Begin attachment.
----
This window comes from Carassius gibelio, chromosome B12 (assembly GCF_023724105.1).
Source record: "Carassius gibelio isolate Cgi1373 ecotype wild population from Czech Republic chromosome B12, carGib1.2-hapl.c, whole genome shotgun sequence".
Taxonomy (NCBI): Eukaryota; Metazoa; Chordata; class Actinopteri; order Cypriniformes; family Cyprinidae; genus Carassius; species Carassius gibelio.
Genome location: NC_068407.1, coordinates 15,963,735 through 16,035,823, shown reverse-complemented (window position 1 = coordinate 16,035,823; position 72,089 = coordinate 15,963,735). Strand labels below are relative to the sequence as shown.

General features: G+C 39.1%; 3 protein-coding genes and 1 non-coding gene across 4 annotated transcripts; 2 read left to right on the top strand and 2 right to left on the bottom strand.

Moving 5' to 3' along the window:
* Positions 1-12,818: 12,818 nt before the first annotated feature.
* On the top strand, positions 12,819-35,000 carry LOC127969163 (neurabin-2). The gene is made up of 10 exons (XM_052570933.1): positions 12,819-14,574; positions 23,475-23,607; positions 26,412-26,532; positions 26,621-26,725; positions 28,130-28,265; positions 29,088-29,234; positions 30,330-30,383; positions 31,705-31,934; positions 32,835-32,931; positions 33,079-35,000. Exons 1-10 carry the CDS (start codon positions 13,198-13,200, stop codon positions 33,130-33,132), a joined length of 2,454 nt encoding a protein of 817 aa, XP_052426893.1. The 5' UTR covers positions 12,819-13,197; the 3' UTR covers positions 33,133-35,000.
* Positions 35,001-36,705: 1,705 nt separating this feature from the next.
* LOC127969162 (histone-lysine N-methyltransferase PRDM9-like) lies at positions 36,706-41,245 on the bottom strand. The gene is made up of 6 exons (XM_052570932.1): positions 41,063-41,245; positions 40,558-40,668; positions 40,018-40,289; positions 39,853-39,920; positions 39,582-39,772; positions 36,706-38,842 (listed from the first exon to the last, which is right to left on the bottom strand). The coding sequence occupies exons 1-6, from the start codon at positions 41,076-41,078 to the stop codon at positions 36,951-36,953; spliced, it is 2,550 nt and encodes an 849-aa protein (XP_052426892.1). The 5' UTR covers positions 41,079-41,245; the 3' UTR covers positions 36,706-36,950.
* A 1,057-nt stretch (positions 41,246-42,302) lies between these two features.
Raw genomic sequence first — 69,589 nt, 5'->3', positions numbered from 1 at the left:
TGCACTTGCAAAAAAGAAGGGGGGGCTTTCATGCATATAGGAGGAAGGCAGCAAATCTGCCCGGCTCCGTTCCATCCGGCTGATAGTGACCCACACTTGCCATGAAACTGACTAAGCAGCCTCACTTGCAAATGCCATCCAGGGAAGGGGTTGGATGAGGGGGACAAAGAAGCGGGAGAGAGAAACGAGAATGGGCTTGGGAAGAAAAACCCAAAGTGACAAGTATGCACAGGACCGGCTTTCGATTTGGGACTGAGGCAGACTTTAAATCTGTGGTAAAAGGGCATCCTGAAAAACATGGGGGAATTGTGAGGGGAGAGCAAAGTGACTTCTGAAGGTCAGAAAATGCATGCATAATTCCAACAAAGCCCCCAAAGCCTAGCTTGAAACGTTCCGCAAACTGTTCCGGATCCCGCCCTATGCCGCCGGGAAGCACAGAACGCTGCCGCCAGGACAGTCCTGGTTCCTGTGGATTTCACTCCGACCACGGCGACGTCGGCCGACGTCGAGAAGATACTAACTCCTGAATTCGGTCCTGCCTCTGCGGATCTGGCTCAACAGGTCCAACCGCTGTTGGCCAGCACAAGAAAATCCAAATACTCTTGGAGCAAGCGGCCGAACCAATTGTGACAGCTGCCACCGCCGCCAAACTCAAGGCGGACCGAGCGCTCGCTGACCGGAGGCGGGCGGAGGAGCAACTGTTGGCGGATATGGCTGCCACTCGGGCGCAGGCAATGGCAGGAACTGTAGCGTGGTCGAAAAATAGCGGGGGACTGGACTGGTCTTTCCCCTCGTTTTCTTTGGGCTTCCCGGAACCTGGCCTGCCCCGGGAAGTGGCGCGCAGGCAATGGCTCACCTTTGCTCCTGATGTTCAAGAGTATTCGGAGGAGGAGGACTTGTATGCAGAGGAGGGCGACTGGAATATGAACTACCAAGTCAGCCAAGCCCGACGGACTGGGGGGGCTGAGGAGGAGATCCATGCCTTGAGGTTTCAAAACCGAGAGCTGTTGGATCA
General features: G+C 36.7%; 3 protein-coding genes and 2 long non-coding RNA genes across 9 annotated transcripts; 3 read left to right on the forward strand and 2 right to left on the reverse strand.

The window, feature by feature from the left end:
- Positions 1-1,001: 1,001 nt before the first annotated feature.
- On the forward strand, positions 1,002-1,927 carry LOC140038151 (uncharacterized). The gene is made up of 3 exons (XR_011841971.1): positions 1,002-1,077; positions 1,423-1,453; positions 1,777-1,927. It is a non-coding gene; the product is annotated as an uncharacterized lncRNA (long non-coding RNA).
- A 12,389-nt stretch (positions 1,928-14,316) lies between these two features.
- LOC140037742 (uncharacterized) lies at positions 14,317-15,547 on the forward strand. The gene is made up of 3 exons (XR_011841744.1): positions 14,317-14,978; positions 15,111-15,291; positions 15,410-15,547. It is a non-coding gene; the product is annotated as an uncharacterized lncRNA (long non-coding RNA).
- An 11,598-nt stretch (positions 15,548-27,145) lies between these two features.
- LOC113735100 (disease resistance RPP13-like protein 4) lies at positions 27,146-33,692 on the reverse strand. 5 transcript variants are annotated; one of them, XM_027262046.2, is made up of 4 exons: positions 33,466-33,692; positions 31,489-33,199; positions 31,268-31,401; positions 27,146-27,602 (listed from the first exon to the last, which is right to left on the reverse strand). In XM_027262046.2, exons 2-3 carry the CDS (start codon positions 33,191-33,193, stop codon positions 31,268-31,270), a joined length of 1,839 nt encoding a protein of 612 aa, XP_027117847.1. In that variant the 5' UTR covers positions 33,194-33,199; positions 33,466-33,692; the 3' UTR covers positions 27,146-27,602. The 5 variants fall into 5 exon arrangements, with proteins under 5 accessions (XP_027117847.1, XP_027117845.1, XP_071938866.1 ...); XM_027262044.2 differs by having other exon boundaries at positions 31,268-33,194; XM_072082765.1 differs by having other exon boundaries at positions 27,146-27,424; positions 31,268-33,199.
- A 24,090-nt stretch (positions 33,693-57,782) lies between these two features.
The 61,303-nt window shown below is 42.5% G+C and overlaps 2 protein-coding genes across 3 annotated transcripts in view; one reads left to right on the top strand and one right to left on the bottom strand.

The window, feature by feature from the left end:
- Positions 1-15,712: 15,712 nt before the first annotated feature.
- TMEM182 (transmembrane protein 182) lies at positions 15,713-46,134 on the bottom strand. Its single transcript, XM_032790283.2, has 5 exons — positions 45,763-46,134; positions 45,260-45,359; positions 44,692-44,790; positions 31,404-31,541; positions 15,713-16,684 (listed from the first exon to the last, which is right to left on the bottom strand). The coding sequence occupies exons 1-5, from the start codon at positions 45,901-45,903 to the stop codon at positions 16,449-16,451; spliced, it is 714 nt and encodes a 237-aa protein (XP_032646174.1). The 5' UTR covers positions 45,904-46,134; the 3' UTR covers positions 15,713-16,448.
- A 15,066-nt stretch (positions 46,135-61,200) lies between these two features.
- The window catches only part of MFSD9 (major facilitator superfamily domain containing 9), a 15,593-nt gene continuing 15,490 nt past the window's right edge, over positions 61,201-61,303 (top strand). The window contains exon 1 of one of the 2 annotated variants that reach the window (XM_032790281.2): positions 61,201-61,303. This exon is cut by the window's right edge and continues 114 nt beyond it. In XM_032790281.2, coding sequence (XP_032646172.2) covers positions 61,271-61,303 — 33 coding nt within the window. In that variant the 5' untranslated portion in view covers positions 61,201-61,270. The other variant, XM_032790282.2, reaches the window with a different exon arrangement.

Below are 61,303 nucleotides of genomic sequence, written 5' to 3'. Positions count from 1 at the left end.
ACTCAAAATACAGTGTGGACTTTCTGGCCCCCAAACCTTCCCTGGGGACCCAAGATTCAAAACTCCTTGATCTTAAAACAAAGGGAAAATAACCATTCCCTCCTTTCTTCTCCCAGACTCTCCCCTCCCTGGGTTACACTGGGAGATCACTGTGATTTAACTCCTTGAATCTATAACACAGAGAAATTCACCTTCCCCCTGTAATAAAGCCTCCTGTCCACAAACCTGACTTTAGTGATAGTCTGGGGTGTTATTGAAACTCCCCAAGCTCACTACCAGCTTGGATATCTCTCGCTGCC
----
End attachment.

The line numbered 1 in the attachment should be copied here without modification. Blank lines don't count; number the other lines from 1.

This window comes from Carassius gibelio, chromosome B12 (assembly GCF_023724105.1).